Plane passengers could soon be scanned for bombs as they swipe their boarding pass, a Japanese company said Wednesday, unveiling the world's first explosive-detecting departure gate.
Engineers from hi-tech firm Hitachi showcased a machine that blows a short puff of air at a passenger's hand as he scans his pass.
It then sucks in that air -- along with all the minute particles that have been blown off the hand -- and instantly analyses whether there are any explosive substances present, said senior chief researcher Minoru Sakairi.
All that takes about one to two seconds, short enough to keep people moving through the gate and onto the plane, he said.
"This allows screening of all passengers and can make air travel safer," Sakairi said.
The device is intended as an extra layer of security on top of existing measures, such as metal detectors, pat-downs and x-ray scanners, he said.
The gate is most effective in finding those who may have hidden non-metal-based bombs on their bodies, like the man who concealed plastic explosives in his underwear on a flight from Amsterdam to Detroit in 2009.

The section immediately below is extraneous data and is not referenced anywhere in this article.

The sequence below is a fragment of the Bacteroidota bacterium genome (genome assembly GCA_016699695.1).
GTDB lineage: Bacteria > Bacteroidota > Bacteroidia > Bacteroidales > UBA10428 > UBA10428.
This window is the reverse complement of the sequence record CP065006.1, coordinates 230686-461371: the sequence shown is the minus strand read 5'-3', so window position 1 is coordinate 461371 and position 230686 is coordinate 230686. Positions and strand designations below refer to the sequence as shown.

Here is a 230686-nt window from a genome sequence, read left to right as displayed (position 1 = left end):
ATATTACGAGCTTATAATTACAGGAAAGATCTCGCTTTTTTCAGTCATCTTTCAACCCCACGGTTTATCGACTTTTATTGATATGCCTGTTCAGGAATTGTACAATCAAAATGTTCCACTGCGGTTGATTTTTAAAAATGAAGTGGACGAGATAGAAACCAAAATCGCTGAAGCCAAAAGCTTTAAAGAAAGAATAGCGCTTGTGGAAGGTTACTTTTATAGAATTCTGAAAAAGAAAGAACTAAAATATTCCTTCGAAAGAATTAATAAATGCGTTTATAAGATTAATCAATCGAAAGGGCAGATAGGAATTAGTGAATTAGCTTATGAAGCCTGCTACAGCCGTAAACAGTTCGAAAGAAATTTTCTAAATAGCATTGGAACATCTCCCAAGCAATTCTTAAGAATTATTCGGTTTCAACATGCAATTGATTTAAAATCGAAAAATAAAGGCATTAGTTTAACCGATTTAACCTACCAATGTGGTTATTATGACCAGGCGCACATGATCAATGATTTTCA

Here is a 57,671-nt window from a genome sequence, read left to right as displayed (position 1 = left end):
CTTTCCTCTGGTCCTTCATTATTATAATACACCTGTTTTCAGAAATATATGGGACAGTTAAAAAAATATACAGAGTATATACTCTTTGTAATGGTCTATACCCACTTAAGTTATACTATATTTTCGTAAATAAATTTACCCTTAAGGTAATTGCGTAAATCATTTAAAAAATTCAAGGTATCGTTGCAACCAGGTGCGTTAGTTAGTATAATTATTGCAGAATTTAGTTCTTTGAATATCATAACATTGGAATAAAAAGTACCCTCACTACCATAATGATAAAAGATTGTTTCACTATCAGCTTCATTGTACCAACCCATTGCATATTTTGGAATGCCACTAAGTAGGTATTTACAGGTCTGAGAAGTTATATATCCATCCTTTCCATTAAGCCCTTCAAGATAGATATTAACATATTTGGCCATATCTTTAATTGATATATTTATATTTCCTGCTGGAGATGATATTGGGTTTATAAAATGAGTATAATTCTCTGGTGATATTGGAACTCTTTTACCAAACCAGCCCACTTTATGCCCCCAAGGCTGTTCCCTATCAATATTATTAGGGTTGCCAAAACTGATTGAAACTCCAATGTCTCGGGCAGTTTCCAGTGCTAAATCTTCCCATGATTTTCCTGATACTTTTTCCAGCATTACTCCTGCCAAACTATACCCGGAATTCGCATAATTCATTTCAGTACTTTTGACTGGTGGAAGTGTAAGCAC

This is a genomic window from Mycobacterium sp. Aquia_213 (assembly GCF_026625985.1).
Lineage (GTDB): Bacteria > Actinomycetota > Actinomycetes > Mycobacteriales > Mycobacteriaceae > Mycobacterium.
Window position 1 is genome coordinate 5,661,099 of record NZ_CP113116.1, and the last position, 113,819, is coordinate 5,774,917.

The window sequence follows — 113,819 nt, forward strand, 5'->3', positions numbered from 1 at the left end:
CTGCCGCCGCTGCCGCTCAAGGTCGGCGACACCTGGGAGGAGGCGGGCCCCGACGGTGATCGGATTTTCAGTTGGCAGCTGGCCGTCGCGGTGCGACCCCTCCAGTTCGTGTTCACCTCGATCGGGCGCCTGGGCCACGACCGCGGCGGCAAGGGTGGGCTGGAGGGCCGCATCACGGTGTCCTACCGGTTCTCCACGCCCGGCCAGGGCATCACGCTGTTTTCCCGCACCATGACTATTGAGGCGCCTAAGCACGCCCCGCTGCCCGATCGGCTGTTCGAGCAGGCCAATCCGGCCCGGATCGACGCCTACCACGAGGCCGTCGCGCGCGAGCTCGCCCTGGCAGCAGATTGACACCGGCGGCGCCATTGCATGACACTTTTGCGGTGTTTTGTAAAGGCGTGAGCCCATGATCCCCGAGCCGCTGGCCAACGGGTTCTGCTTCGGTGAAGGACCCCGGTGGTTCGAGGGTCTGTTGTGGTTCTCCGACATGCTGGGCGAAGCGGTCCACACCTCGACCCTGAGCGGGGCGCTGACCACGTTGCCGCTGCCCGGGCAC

The Japanese word "choju," meaning longevity, implies, with its kanji, joyous celebration of long life. Intrinsically, it is a joyful thing for people to live long. But if a society has many people who age in solitude, isolated from their families and local communities, it cannot be called choju. It should rather be called "roka shakai," or a society that weakens as it ages. (Yomiuri )
Japan's Crown Prince Naruhito has ended his official visit to Spain after a trip to a Christian pilgrimage site in the northwest. His visit marked the 400th anniversary of relations between the 2 countries. (NHK )
Osaka Prefectural Police on Friday busted a transvestite in bar in Minami Ward for operating illegally. At 11:15 p.m., officers took Anna Ueda, 34, the manager of club Chu-, into custody for violating the Law Regulating Adult Entertainment Businesses after discovering two employees serving one customer alcohol and food. The club did not have a license to provide such services. (Tokyo Reporter)